Space seems to be given to us a priori, as a container which contains "stuff" like "objects" that can "move". Among the objects are our "bodies", which we can use to "act upon" the objects. These actions obey certain mathematical constraints dictated by the fact that space is three-dimensional and more or less Euclidean.
But for our brains such goings-on are only nerve firings, and nerve firings can occur without there being such a thing as space outside the body. So how can the nerve firings lead to space? Evolution may have built our brains to create space, but how can this have come about? What patterns of nerve firing enable this to be done?
The problem is complicated by the fact that sensory receptors do not signal spatial properties directly. For example in vision, distance is confounded with size; position is confounded with eye and body posture. In hearing, distance must be deduced from a combination of intensity and inter-aural time differences. Another problem is that in order to deduce spatial properties of the environment, the brain needs to know something about the body’s own spatial structure. And this is signalled by proprioceptive receptors whose outputs are also ambiguous. Finally, some a priori knowledge of body structure would seem to be necessary. So how can space arise from such a magma of neural firings?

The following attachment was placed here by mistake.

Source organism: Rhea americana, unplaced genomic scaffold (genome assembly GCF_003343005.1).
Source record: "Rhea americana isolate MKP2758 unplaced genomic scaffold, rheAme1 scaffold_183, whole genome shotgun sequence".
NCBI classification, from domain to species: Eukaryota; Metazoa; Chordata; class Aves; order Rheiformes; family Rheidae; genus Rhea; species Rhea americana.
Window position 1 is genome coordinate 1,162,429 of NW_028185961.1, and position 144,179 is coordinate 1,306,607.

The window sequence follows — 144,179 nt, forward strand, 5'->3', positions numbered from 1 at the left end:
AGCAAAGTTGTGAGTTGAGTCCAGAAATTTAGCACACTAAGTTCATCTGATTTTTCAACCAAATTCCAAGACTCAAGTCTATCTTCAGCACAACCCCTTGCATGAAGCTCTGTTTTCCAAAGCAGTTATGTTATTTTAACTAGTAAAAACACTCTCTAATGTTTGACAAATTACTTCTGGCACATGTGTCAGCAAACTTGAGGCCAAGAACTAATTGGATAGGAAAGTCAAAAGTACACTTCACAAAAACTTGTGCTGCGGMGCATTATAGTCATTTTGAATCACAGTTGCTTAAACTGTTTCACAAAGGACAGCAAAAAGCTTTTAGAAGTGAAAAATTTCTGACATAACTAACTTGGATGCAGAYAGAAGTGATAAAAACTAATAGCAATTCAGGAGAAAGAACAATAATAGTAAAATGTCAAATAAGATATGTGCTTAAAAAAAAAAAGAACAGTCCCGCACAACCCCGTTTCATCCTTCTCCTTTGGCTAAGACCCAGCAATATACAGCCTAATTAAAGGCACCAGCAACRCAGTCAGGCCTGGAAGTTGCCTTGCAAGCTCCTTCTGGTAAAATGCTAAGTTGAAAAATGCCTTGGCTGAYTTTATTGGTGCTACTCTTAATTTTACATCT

When we think carefully about what space really is, we realize that we cannot hope to find space as a feature of the environment that is directly perceived. Space is a construction that allows us to describe our worlds more conveniently. It is a collection of invariants linking neural output to neural input.
Extracting such invariants must allow the brain to define concepts like "body", "environment", "action", "object", "position", "movement", "distance". Underlying such concepts are further facts like Separability: What I do here is generally not affected by what I do there; Relativity: Objects can be placed in the same spatial relation here as there; Impenetrability: Generally two objects cannot simultaneously occupy the same position; Group structure: some actions done on objects obey certain combinatorial rules independently of what the objects are. All of these notions are a few of many that are aspects of what we call space, but not all may be necessary for animals to function properly. Even humans’ notion of space may not rigorously encompass all these notions.
To understand better what are the basic concepts underlying the notion of space, a way to proceed is to build artificial agents of different degrees of complexity and see what notions of space they require in order to function. In my talk, I will present different agents illustrating different aspects of space, and will speculate how the underlying invariants could be learnt. I will show a naive agent that understands space as a set of "viewpoints from which things can be observed". I will show how this agent can determine the dimension of this space and acquire its metric properties.
J. Kevin O’Regan, Alban Laflaquière and Alexander Terekhov.